The PLNA is made of an InGaN/GaN nanopillar with a diameter of 150 nm and an aspect ratio of 10:1. The PL can be generated at the InGaN/GaN MQW region (15 nm in thickness), which is at the tip of the nanopillar. Because of the piezo-phototronic effect (33), the PL of InGaN/GaN MQWs is ultrasensitive to mechanical stimulations, which can serve as the signal of PLNA. When an applied strain is induced to the InGaN/GaN nanopillar, piezoelectric charges will be generated at the interface between InGaN and GaN, which modulates the transport/separation/recombination of carriers at the MQW region. Thus, a tiny external force can tune the PL emission of the MQWs, especially the PL intensity (31, 32). Once a cardiomyocyte is cultured on the PLNA array, the CTF will pull all cell-attached PLNAs and induce the change of regional PL intensity. The PLNA array serves as a function of high-density force sensor array for the distribution and the magnitude of the dynamic CTF in real time. The larger the CTF is, the higher the piezo-potential will be induced (Fig. 1B), which subsequently causes the larger change of PL intensity of the MQWs. The piezo modulation of the PL and the displacement of each PLNA are closely related to the CTF, which can be directly visualized and recorded by a confocal microscopy in real time.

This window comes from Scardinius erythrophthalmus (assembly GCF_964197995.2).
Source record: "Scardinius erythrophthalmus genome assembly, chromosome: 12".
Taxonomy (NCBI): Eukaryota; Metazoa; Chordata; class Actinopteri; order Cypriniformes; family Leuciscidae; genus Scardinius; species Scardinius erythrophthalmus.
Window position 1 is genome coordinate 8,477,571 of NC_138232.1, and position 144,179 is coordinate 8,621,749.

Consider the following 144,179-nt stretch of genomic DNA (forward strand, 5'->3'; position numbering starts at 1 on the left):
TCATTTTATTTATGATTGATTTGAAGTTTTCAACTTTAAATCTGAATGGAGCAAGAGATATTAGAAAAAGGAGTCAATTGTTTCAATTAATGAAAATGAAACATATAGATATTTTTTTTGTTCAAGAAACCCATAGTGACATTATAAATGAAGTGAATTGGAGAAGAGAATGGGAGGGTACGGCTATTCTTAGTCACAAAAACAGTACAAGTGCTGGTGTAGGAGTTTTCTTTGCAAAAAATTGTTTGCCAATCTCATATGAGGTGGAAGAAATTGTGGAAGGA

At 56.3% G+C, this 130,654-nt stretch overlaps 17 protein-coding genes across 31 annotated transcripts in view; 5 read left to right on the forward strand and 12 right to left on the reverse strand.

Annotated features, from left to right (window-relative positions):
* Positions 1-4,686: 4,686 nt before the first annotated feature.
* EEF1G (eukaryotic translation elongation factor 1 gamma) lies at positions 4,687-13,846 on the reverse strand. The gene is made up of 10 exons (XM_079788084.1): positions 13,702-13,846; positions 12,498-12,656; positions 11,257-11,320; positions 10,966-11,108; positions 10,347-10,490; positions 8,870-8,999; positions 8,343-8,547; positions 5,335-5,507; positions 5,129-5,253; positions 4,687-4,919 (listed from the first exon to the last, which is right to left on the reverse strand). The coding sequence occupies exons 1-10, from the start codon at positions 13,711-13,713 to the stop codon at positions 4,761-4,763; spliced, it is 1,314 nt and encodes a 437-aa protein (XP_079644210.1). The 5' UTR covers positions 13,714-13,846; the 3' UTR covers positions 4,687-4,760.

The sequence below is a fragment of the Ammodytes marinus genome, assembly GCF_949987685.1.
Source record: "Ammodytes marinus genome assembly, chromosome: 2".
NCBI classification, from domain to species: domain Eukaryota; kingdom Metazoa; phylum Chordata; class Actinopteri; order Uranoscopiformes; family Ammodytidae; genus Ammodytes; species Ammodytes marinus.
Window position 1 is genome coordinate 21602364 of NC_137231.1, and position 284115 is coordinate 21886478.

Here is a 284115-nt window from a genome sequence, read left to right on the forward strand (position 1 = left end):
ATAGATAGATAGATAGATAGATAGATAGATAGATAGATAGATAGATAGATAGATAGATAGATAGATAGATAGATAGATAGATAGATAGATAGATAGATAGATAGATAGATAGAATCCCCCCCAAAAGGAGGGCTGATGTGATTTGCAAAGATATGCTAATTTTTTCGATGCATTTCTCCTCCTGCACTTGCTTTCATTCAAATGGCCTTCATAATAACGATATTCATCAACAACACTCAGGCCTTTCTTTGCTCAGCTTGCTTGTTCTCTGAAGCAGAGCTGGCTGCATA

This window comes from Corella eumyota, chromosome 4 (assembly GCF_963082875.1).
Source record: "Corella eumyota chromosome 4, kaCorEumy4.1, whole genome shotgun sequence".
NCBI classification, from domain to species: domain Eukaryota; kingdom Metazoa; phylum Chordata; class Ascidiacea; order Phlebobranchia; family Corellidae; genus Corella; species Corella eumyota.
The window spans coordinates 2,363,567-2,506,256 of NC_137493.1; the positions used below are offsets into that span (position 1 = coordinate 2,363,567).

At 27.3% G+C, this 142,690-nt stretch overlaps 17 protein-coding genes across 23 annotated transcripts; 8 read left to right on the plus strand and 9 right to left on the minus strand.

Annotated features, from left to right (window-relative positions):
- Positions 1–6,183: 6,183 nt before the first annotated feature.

In a living state, the contraction and relaxation of a cardiomyocyte will cause bending (strained) and the release (unstrained) of cell-attached PLNAs. The movement of the PLNAs results in position shifting of the lighting spots, which are from the MQWs at the free ends of PLNAs, and a change in the corresponding PL intensity, when under a fluorescence microscope. Therefore, PLNAs will present “shaking and switching” lighting nanospots of matrix, if there is a beating cardiomyocyte on its tip (Fig. 1C). The real-time PL intensity change rate (∆I = (I0Is)/I0) from bright to dark in a cardiomyocyte beating cycle is the basic data for quantifying CTF, where Iδ and I0 denote the PL intensity under the applied CTF at the contraction and relaxation state of cardiomyocyte, respectively, measured in situ by local confocal microscopy (Leica SP-8). On the basis of the data, we can quantitatively capture the real-time CTF either throughout the whole cell area or at a different region of a single contracting cardiomyocyte by using a charge-coupled device (CCD). In addition, the continuous and time-varying intensity change of PL, which takes place at about nanoseconds or even less, means that the PLNA array can meet the needs of recording a dynamic process at an ultrafast rate.